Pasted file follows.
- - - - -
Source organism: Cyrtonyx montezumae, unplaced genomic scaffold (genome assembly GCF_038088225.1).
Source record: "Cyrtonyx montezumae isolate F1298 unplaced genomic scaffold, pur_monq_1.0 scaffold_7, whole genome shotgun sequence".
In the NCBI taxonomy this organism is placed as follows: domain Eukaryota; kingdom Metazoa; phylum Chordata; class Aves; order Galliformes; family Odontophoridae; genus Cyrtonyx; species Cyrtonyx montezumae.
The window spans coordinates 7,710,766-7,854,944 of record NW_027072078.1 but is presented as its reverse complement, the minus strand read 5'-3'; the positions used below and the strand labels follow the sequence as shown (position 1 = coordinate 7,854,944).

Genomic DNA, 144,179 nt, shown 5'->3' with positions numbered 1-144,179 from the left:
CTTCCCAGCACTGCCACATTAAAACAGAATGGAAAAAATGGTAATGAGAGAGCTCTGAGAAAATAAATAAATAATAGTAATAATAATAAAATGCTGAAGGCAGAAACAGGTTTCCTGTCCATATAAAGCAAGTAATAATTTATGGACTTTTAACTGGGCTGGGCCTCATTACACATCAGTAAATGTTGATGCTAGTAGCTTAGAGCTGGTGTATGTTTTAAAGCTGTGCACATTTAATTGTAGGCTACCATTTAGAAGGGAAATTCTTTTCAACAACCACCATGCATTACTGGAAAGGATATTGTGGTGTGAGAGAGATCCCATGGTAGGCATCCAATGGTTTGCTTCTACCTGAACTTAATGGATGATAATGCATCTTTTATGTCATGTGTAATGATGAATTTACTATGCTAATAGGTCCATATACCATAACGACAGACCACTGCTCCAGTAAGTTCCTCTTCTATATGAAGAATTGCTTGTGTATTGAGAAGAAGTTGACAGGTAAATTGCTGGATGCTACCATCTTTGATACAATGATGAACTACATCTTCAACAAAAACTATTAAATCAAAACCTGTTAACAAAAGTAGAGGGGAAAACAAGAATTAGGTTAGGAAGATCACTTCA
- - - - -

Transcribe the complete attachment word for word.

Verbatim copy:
Source organism: Cyrtonyx montezumae, unplaced genomic scaffold (genome assembly GCF_038088225.1).
Source record: "Cyrtonyx montezumae isolate F1298 unplaced genomic scaffold, pur_monq_1.0 scaffold_7, whole genome shotgun sequence".
In the NCBI taxonomy this organism is placed as follows: domain Eukaryota; kingdom Metazoa; phylum Chordata; class Aves; order Galliformes; family Odontophoridae; genus Cyrtonyx; species Cyrtonyx montezumae.
The window spans coordinates 7,710,766-7,854,944 of record NW_027072078.1 but is presented as its reverse complement, the minus strand read 5'-3'; the positions used below and the strand labels follow the sequence as shown (position 1 = coordinate 7,854,944).

Genomic DNA, 144,179 nt, shown 5'->3' with positions numbered 1-144,179 from the left:
CTTCCCAGCACTGCCACATTAAAACAGAATGGAAAAAATGGTAATGAGAGAGCTCTGAGAAAATAAATAAATAATAGTAATAATAATAAAATGCTGAAGGCAGAAACAGGTTTCCTGTCCATATAAAGCAAGTAATAATTTATGGACTTTTAACTGGGCTGGGCCTCATTACACATCAGTAAATGTTGATGCTAGTAGCTTAGAGCTGGTGTATGTTTTAAAGCTGTGCACATTTAATTGTAGGCTACCATTTAGAAGGGAAATTCTTTTCAACAACCACCATGCATTACTGGAAAGGATATTGTGGTGTGAGAGAGATCCCATGGTAGGCATCCAATGGTTTGCTTCTACCTGAACTTAATGGATGATAATGCATCTTTTATGTCATGTGTAATGATGAATTTACTATGCTAATAGGTCCATATACCATAACGACAGACCACTGCTCCAGTAAGTTCCTCTTCTATATGAAGAATTGCTTGTGTATTGAGAAGAAGTTGACAGGTAAATTGCTGGATGCTACCATCTTTGATACAATGATGAACTACATCTTCAACAAAAACTATTAAATCAAAACCTGTTAACAAAAGTAGAGGGGAAAACAAGAATTAGGTTAGGAAGATCACTTCA